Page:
In the embodiment illustrated in FIG. 2, there is shown a cable 110 which is formed of three identically constructed conductors 112 having components 114, 116 and 118, identical to that of the conductors 12 in FIG. 1. The three conductors together with a ground wire 119 are enclosed within a tubular member 120, which may be a thin aluminum Mylar® (polyethylene teraphtalate) shield which, in turn, is surrounded by an outer braided jacket 130 of fiberglass material The shield 120 provides a electrical barrier to the cable while the jacket 130 provides a mechanical protection thereto.

The combination of the various materials forming the components shown in FIGS. 1 and 2 provide the flexibility required to facilitate cable installation or transport.

Although the invention has been described above in relation to two specific forms, it will be evident to the person skilled in the art that it may be refined and modified in various ways. For example, although the drawings show cables having two and three electrical conductors, cables having more or less conductors may also be used. It is therefore wished to have it understood that the present invention should not be limited in interpretation except by the terms of the following claims.

Patent Citations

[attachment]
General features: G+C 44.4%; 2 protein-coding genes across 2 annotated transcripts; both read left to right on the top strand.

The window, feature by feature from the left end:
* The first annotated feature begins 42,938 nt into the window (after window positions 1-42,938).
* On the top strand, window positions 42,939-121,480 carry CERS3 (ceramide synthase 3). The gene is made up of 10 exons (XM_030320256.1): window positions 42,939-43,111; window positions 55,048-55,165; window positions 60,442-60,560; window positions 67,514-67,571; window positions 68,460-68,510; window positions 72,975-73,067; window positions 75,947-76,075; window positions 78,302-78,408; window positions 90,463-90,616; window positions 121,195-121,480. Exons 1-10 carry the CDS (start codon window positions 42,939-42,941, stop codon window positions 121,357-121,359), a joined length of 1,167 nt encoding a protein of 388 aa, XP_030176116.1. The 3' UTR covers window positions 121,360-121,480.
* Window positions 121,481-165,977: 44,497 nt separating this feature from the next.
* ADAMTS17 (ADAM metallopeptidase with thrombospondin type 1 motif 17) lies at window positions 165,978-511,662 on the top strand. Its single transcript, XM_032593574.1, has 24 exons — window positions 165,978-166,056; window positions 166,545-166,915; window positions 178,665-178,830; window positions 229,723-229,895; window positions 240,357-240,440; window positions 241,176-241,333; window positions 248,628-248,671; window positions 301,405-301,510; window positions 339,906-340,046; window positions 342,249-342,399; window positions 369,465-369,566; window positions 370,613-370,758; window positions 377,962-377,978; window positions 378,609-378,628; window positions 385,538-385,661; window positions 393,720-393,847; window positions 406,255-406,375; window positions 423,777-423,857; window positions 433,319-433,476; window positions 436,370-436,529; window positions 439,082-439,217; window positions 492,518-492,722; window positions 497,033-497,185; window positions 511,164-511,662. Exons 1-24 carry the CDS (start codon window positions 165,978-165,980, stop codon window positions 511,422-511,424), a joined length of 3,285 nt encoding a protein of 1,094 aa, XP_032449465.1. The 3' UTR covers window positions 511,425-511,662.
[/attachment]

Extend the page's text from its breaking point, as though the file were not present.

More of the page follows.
Cited PatentFiling datePublication dateApplicantTitle
US3192309 *Nov 5, 1959Jun 29, 1965Fritz ZoderInsulation for winding wire and method of and device for producing the same
US3303270 *Jun 14, 1965Feb 7, 1967Cerro CorpInsulated conductor
US3576388 *Dec 5, 1968Apr 27, 1971Stauffer Wacker Silicone CorpElectrical cable
US3576940 *Dec 3, 1968May 4, 1971Cerro CorpFlame-retardant wire and cable
US3823255 *Apr 20, 1972Jul 9, 1974Cyprus Mines CorpFlame and radiation resistant cable
US3828119 *Sep 21, 1973Aug 6, 1974Gen ElectricHigh temperature resistant electrical conductor, and method of producing same
US5008495 *Feb 12, 1990Apr 16, 1991Lestox, Inc.Electric cable with burn resistant characteristics and method of manufacture
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Referenced by
Citing PatentFiling datePublication dateApplicantTitle
US5471014 *Mar 24, 1993Nov 28, 1995Green; Edward A.Insulated electrical conductor containing free-flowing mica
US5604331 *Jul 27, 1994Feb 18, 1997Societe Europeenne De PropulsionFireproof sheath and method for making same